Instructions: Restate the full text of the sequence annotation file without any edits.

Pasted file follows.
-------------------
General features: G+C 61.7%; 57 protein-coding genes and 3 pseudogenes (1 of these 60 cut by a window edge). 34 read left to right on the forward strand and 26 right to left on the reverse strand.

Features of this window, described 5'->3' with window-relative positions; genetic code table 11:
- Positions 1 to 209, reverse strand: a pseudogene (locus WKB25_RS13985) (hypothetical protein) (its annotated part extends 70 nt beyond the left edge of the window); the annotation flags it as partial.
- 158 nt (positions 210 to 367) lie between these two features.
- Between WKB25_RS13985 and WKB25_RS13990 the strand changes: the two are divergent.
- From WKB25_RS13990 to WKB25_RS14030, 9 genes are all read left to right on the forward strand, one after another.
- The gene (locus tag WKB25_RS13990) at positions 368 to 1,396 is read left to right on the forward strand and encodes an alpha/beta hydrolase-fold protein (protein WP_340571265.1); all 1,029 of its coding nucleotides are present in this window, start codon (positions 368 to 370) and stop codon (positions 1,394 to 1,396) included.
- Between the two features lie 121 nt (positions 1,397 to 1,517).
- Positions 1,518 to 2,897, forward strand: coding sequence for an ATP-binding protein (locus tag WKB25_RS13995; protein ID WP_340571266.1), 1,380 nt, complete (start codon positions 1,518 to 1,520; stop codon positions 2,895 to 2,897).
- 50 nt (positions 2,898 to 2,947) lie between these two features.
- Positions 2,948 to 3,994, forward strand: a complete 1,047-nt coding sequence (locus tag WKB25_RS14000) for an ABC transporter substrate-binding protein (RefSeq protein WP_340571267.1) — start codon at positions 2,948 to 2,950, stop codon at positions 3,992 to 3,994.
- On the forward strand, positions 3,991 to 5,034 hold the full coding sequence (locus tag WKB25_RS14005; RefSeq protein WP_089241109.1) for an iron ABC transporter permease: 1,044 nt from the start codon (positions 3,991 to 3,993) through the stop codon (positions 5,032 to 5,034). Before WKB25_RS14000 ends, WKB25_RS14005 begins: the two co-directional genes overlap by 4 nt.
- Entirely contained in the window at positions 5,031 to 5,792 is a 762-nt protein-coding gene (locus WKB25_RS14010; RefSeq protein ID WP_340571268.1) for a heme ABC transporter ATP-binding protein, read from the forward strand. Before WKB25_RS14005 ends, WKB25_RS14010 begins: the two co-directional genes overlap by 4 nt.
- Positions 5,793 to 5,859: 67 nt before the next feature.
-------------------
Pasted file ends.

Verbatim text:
General features: G+C 61.7%; 57 protein-coding genes and 3 pseudogenes (1 of these 60 cut by a window edge). 34 read left to right on the forward strand and 26 right to left on the reverse strand.

Features of this window, described 5'->3' with window-relative positions; genetic code table 11:
- Positions 1 to 209, reverse strand: a pseudogene (locus WKB25_RS13985) (hypothetical protein) (its annotated part extends 70 nt beyond the left edge of the window); the annotation flags it as partial.
- 158 nt (positions 210 to 367) lie between these two features.
- Between WKB25_RS13985 and WKB25_RS13990 the strand changes: the two are divergent.
- From WKB25_RS13990 to WKB25_RS14030, 9 genes are all read left to right on the forward strand, one after another.
- The gene (locus tag WKB25_RS13990) at positions 368 to 1,396 is read left to right on the forward strand and encodes an alpha/beta hydrolase-fold protein (protein WP_340571265.1); all 1,029 of its coding nucleotides are present in this window, start codon (positions 368 to 370) and stop codon (positions 1,394 to 1,396) included.
- Between the two features lie 121 nt (positions 1,397 to 1,517).
- Positions 1,518 to 2,897, forward strand: coding sequence for an ATP-binding protein (locus tag WKB25_RS13995; protein ID WP_340571266.1), 1,380 nt, complete (start codon positions 1,518 to 1,520; stop codon positions 2,895 to 2,897).
- 50 nt (positions 2,898 to 2,947) lie between these two features.
- Positions 2,948 to 3,994, forward strand: a complete 1,047-nt coding sequence (locus tag WKB25_RS14000) for an ABC transporter substrate-binding protein (RefSeq protein WP_340571267.1) — start codon at positions 2,948 to 2,950, stop codon at positions 3,992 to 3,994.
- On the forward strand, positions 3,991 to 5,034 hold the full coding sequence (locus tag WKB25_RS14005; RefSeq protein WP_089241109.1) for an iron ABC transporter permease: 1,044 nt from the start codon (positions 3,991 to 3,993) through the stop codon (positions 5,032 to 5,034). Before WKB25_RS14000 ends, WKB25_RS14005 begins: the two co-directional genes overlap by 4 nt.
- Entirely contained in the window at positions 5,031 to 5,792 is a 762-nt protein-coding gene (locus WKB25_RS14010; RefSeq protein ID WP_340571268.1) for a heme ABC transporter ATP-binding protein, read from the forward strand. Before WKB25_RS14005 ends, WKB25_RS14010 begins: the two co-directional genes overlap by 4 nt.
- Positions 5,793 to 5,859: 67 nt before the next feature.